Conférence organisée dans le cadre du séminaire "Capitalismes asiatiques: diversité et changement institutionnel” animé par Sébastien Lechevalier.
This seminar will examine in more empirical detail the question of how these north East Asian countries industrialised so successfully. Discussion will focus on the makings of the developmental state’s transformative capacity. It asks: How did the East Asian Three (Japan, Korea, and Taiwan) rise so far and so fast? How was the political goal to pursue a developmental project translated into effective action ? Why did these states succeed more often than fail ?
Linda Weiss is Professor Emeritus in Government and International Relations at the University of Sydney, and Honorary Professor of Political Science at Aarhus University. She has lectured widely in North America, Europe, and East Asia and has held visiting research appointments at UCLA, Cornell, the LSE, the European University Institute, University of Rome (La Sapienza), Stockholm School of Economics, Academia Sinica, Seoul National University, the Kyungnam Institute for Far Eastern Studies (Seoul), and the Academia Sinica. She currently serves on the editorial boards of several international journals.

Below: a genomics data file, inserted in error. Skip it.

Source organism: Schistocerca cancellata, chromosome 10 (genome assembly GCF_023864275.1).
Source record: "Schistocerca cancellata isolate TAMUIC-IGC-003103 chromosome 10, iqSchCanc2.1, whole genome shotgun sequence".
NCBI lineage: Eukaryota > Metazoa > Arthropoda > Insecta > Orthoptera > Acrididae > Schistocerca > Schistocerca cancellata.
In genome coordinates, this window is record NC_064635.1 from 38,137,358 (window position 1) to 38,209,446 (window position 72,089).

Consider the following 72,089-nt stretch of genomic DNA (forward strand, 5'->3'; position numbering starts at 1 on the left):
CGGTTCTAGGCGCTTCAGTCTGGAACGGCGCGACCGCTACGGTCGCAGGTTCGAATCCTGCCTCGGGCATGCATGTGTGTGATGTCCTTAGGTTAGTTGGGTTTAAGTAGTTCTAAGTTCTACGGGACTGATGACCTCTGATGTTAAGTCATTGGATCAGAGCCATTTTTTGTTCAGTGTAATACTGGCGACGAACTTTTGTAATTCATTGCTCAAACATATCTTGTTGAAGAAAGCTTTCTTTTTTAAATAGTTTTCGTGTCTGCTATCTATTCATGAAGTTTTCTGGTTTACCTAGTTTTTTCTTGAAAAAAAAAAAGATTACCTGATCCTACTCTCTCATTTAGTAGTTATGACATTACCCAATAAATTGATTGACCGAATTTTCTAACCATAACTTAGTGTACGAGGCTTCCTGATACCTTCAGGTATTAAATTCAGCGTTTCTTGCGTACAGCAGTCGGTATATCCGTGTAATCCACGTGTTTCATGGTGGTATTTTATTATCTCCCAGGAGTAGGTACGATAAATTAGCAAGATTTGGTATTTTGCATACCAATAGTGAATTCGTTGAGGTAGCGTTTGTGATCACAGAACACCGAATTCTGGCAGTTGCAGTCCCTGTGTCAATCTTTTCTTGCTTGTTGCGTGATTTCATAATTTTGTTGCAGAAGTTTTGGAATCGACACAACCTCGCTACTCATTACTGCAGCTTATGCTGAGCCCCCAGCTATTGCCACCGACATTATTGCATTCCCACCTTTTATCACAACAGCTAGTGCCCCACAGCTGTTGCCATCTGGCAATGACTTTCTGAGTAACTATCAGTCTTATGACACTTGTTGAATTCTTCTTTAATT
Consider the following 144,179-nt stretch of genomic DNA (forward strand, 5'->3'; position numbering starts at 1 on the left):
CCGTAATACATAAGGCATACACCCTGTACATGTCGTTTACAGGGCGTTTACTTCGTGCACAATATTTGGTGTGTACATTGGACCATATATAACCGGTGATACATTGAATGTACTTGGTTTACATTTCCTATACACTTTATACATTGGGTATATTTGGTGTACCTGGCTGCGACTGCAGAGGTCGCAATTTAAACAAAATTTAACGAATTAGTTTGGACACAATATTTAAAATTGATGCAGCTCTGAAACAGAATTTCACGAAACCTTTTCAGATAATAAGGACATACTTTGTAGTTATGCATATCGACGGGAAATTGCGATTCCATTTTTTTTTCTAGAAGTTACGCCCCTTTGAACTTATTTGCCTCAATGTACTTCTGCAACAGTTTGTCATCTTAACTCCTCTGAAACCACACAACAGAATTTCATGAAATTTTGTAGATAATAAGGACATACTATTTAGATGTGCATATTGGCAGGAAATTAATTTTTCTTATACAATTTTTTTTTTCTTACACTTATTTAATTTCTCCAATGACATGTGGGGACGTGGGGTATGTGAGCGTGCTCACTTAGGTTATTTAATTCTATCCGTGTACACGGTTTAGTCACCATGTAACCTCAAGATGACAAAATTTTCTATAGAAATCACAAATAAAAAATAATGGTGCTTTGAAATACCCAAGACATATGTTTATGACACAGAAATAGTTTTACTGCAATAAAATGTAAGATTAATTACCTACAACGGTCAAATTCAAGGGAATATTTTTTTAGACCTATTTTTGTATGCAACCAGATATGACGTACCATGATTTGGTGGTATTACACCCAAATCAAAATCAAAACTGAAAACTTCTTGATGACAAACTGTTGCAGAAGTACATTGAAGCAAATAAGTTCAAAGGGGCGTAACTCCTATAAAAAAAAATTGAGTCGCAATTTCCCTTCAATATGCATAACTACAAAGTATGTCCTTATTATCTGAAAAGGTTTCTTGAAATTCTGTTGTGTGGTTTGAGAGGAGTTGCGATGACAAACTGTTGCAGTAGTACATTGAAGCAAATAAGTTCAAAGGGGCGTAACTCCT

Her specialism is the comparative and international politics of economic development, with a focus on state capacity and public-private sector relations. Several of her publications on the topics of globalisation and state power, developmental states, and trade politics have been translated into Italian, Portuguese, Spanish, French, Korean, Romanian, Turkish and Chinese. Her forthcoming book, 'Hybrid State, Hybrid Capitalism', shifts the focus of earlier work from Europe and East Asia to the United States. This project on the political economy of national security focuses on the links between security, technology, and political culture. The study has been six years in the making and is her largest to date.
, Sociologie et sciences politiques Capitalisme
, Economie politique
, État et politiques publiques
, Socio-économie Asie orientale